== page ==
A basic understanding of accounting for liabilities is necessary to assess the viability of any company. Companies are required to follow certain accounting rules; however, the rules allow considerable flexibility in how a company accounts for liabilities. Unfortunately, the flexibility also gives a company's management the opportunity to manipulate reports. In addition, different accounting procedures may make it hard to compare the financial statements of different companies in a specific industry or to monitor the performance of a single company over time.
A lender or credit analyst examining the financial statements of a firm needs to be aware of the different accounting methods available and the choices made by the company. Otherwise, a sound decision on whether to lend to the company is impossible.
Long-term liabilities can be analyzed with even a limited comprehension of the many accounting rules governing their reporting. Understanding liability accounting will allow the discovery of unreported liabilities (or off-balance-sheet obligations) and make a valid lending decision possible.
This article examines the flexibility allowed for reporting long-term liabilities with complex accounting rules. The following four types of long-term liabilities are discussed:
1. Leases. 2. Pensions. 3. Postretirement benefits. 4. Deferred taxes.
While the Financial Accounting Standards Board Statement of Financial Accounting Standards (SFAS) No. 13, "Accounting for Leases," has been revised several times since its inception in 1976, it still contains the basic rules for lease accounting. Of primary importance is the distinction between capital and operating leases.
Capital leases are reported on the balance sheet as both an asset (the present value of the future use of the leased property) and a liability (the present value of the future lease payments). A capital lease is treated much like a purchase of property when the selling company provides financing.
Operating leases, on the other hand, are not reported on the balance sheet. However, operating leases may be a significant portion of the long-term financial commitments of a company. For example, Delta Airlines in its 1993 annual report showed minimum operating lease commitments totaling $18 billion. This is more than three times its total noncurrent liabilities.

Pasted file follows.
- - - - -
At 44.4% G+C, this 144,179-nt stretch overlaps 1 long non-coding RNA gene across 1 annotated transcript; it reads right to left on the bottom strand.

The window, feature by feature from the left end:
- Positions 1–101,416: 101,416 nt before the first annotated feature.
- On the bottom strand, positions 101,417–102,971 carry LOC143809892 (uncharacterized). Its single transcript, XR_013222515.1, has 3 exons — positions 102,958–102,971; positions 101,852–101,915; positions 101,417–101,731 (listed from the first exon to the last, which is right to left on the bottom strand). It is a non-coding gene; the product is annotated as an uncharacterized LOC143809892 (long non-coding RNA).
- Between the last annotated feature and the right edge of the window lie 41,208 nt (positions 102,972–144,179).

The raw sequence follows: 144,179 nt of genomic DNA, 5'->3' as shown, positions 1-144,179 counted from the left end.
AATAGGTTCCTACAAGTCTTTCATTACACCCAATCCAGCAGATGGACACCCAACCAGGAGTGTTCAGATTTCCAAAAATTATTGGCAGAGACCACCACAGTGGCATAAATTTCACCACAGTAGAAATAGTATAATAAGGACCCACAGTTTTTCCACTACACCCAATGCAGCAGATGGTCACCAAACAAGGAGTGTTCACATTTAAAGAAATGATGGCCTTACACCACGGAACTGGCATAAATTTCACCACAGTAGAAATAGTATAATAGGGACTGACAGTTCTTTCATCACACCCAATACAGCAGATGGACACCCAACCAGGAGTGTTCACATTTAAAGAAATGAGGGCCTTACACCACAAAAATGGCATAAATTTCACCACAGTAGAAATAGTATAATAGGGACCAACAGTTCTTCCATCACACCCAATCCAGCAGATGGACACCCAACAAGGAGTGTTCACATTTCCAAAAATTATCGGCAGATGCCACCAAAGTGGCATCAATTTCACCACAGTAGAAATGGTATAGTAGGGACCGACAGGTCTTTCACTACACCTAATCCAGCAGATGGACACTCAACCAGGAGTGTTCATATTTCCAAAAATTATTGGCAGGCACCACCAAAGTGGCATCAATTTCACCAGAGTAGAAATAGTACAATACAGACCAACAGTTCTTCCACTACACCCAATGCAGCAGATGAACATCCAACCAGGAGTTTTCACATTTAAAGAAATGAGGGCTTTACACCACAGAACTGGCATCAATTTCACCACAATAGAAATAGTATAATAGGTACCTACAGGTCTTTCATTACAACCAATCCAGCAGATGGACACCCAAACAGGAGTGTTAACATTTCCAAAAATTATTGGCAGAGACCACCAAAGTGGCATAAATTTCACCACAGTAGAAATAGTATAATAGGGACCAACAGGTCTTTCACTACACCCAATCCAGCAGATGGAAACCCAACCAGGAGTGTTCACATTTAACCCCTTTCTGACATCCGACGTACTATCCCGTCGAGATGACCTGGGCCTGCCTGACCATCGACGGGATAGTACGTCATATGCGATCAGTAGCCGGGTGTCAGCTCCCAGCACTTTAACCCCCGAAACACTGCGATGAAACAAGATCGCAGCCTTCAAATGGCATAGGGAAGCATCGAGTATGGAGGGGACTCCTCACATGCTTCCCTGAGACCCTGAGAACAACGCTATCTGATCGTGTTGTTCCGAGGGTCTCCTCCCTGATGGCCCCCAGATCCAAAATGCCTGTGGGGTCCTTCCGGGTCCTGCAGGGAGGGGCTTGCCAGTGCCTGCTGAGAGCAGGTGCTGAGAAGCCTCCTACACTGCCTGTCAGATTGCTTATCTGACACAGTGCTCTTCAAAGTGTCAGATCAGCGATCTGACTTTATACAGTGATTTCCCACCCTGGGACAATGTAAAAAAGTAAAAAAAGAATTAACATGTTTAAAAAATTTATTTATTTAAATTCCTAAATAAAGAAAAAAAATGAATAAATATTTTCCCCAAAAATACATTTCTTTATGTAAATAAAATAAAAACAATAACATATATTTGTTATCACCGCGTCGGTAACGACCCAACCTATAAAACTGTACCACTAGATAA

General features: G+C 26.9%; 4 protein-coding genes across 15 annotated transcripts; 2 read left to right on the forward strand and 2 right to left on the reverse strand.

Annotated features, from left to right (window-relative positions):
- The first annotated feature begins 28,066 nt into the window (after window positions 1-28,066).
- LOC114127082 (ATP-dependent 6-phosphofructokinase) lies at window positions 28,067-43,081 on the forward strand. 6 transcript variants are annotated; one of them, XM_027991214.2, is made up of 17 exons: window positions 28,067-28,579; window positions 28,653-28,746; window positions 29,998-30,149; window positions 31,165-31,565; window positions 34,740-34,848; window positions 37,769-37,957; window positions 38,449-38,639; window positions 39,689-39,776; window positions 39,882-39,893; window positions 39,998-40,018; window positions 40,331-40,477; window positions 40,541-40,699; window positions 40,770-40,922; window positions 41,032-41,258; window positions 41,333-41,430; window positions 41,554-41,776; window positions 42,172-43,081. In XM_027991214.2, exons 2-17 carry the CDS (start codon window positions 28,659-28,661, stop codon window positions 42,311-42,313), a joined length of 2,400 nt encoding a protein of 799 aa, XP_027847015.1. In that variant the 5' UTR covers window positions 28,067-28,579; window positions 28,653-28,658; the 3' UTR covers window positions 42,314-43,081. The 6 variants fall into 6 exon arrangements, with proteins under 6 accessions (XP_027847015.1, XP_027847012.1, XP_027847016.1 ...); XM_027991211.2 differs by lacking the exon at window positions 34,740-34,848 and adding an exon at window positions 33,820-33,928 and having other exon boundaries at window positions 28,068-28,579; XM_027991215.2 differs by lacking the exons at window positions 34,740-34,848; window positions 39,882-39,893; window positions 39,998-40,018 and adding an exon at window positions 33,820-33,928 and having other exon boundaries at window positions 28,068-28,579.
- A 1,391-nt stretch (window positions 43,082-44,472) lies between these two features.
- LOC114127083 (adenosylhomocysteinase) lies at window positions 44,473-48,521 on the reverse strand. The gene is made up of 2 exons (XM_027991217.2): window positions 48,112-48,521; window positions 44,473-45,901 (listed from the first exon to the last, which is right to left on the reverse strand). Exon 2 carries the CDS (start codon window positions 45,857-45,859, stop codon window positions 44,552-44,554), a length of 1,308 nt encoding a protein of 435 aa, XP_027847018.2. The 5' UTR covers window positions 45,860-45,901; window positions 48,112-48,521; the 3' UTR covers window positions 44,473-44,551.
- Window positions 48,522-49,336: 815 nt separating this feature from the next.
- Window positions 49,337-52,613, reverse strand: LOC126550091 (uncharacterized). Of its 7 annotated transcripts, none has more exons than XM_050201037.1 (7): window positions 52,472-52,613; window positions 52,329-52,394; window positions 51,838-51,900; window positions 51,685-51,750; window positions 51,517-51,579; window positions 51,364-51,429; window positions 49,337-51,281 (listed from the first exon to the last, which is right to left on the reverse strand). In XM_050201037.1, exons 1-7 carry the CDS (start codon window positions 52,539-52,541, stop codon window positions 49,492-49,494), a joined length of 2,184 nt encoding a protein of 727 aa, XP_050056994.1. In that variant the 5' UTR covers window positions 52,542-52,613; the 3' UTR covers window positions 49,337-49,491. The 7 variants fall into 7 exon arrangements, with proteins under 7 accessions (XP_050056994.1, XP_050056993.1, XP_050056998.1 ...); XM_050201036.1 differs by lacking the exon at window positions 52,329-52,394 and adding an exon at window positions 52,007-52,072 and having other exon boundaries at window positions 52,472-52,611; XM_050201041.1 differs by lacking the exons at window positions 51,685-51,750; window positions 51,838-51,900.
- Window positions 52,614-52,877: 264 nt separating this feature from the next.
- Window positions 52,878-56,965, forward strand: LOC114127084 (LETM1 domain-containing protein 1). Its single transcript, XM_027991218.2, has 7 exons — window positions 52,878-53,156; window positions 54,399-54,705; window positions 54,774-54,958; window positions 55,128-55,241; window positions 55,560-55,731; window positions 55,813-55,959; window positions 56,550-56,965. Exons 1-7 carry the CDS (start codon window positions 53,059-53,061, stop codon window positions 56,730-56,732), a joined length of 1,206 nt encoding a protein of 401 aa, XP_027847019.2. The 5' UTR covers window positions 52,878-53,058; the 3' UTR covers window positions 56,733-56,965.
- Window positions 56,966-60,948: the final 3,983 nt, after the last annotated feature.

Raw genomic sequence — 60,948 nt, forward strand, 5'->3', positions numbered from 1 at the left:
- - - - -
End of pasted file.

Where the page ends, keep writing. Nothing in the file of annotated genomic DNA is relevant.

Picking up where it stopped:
SFAS No. 13 provides a clear, if complex, definition of leases that are required to be reported as capital leases. A lease is considered a capital lease if it meets one of the following four criteria:
* Title is transferred at the end of the lease period.
* The lessees can purchase the asset at the end of the lease period for less than the estimated fair market value (a bargain-purchase option).
* The lease period (noncancelable) is for more than 75% of the useful life of the asset.
* The present value of the minimum future lease payments is more than 90% of the fair market value of the asset.
What this means for an unwary lender is that the company can structure a lease so that it does not meet the definition of a capital lease and, therefore, does not need to be included in the financial statement as a liability. A lease of real estate for 20 years (a period that is less than 75% of its useful life) may not meet the definition of a capital lease, despite the fact that it may be one of the most significant future obligations of a company.
Financial statement footnotes provide a way to assess a company's exposure to operating leases. A company is required to project operating lease obligations individually for five years and to provide a total amount for subsequent years. With this information, the future payments for operating leases can be determined. Although it is not an easy task, the amount of future payments should be expressed at present value (no estimate of an appropriate discount rate is provided in SFAS No. …